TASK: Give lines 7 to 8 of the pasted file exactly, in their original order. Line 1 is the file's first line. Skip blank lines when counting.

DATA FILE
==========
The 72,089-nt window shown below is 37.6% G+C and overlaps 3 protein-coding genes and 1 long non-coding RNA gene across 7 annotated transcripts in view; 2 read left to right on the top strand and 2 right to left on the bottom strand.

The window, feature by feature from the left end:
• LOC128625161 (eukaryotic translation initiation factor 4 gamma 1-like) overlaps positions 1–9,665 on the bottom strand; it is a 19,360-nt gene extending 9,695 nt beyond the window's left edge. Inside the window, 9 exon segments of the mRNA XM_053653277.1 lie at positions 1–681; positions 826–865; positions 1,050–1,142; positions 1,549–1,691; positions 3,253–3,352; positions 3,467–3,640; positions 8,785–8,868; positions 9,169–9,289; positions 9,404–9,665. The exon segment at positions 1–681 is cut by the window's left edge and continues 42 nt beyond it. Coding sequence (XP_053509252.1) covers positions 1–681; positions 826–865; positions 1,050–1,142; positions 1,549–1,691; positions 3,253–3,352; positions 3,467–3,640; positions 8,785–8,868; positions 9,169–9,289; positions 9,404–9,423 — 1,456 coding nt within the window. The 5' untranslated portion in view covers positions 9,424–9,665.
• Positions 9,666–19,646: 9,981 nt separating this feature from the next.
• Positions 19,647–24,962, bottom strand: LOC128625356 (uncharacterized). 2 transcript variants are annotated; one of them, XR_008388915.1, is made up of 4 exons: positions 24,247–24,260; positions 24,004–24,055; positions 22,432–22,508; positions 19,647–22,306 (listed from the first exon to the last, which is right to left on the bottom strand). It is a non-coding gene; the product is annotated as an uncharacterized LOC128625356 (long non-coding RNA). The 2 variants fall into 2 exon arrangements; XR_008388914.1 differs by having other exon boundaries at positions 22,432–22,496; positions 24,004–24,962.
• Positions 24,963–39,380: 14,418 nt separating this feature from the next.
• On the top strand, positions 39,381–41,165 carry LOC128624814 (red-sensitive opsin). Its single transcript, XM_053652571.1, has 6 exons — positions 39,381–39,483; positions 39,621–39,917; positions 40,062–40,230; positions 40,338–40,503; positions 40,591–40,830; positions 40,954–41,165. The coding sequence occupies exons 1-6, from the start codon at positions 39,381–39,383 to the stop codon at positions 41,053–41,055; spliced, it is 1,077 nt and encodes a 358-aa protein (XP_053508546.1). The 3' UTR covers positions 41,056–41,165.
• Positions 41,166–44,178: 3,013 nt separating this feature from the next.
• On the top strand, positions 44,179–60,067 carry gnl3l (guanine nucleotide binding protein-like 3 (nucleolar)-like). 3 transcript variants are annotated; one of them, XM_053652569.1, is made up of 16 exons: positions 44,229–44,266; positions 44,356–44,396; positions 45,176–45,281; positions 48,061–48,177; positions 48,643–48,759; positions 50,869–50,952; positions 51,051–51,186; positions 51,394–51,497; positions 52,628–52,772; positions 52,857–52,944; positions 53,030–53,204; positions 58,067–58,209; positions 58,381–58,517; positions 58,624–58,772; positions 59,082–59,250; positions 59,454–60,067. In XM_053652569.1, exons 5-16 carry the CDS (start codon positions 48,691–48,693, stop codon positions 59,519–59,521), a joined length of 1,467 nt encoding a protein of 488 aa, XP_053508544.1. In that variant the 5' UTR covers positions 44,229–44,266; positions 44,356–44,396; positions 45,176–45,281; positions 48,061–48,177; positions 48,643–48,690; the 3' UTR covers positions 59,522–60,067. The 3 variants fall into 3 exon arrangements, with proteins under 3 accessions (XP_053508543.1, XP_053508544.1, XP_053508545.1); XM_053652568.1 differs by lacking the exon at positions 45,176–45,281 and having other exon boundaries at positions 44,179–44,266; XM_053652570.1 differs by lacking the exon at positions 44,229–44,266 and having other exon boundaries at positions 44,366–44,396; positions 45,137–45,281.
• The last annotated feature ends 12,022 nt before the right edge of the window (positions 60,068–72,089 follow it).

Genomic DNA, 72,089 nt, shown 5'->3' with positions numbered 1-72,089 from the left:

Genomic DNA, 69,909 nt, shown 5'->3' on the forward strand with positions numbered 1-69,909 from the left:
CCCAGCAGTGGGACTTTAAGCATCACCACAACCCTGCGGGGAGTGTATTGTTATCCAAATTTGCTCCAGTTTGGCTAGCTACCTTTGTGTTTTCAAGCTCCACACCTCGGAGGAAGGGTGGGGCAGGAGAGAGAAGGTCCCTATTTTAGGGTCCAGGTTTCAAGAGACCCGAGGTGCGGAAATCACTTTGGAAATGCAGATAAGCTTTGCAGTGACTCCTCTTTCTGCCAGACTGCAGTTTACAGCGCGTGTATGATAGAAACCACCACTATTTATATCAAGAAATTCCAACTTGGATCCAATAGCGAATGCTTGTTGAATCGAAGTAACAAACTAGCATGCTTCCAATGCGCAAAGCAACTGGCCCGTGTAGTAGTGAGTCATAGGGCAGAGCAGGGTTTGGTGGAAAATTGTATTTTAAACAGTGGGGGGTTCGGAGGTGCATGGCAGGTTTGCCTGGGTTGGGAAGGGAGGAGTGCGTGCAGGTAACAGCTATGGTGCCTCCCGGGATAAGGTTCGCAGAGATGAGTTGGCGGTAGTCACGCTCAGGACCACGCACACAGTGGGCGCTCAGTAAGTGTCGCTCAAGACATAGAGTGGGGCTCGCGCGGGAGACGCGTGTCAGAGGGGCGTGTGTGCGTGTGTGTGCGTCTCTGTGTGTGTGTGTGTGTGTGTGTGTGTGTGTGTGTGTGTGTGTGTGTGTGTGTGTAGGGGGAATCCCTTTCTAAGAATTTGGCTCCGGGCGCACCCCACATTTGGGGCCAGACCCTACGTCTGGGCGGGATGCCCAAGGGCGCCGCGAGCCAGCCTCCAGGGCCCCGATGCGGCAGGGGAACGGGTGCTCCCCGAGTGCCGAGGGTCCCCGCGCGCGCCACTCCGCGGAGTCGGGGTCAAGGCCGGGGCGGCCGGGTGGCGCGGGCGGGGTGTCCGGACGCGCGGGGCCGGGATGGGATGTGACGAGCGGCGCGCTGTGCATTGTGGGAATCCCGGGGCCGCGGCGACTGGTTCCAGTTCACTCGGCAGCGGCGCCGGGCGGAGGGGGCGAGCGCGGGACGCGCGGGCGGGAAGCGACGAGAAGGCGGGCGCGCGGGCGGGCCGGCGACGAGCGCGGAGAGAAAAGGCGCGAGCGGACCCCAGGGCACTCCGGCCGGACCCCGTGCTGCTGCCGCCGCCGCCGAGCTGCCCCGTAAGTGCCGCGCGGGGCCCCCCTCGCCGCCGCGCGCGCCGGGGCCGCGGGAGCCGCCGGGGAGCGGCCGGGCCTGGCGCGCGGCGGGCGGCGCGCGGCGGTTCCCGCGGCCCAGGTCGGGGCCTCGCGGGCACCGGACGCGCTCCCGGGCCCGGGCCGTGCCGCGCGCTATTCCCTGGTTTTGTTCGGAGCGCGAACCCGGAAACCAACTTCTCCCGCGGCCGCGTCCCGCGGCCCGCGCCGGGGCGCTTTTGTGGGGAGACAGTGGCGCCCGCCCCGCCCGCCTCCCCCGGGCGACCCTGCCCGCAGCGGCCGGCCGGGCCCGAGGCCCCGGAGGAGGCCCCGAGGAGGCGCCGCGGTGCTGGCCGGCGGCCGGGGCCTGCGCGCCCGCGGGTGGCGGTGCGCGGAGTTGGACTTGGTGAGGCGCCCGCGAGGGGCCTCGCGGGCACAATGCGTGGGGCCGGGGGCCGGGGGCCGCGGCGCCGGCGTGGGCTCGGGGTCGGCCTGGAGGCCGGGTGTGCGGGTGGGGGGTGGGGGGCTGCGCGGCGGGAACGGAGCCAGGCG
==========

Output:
• On the top strand, positions 39,381–41,165 carry LOC128624814 (red-sensitive opsin). Its single transcript, XM_053652571.1, has 6 exons — positions 39,381–39,483; positions 39,621–39,917; positions 40,062–40,230; positions 40,338–40,503; positions 40,591–40,830; positions 40,954–41,165. The coding sequence occupies exons 1-6, from the start codon at positions 39,381–39,383 to the stop codon at positions 41,053–41,055; spliced, it is 1,077 nt and encodes a 358-aa protein (XP_053508546.1). The 3' UTR covers positions 41,056–41,165.
• Positions 41,166–44,178: 3,013 nt separating this feature from the next.